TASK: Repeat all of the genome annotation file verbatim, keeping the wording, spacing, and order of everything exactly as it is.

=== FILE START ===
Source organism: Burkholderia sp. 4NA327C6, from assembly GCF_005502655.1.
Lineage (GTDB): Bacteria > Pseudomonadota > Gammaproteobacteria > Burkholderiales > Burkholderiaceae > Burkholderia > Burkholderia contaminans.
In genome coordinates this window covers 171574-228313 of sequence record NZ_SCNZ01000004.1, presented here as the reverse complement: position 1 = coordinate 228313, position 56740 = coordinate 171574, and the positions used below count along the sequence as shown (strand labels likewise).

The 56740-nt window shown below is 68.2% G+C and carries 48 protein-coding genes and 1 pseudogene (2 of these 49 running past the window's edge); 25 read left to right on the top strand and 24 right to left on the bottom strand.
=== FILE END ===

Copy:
Source organism: Burkholderia sp. 4NA327C6, from assembly GCF_005502655.1.
Lineage (GTDB): Bacteria > Pseudomonadota > Gammaproteobacteria > Burkholderiales > Burkholderiaceae > Burkholderia > Burkholderia contaminans.
In genome coordinates this window covers 171574-228313 of sequence record NZ_SCNZ01000004.1, presented here as the reverse complement: position 1 = coordinate 228313, position 56740 = coordinate 171574, and the positions used below count along the sequence as shown (strand labels likewise).

The 56740-nt window shown below is 68.2% G+C and carries 48 protein-coding genes and 1 pseudogene (2 of these 49 running past the window's edge); 25 read left to right on the top strand and 24 right to left on the bottom strand.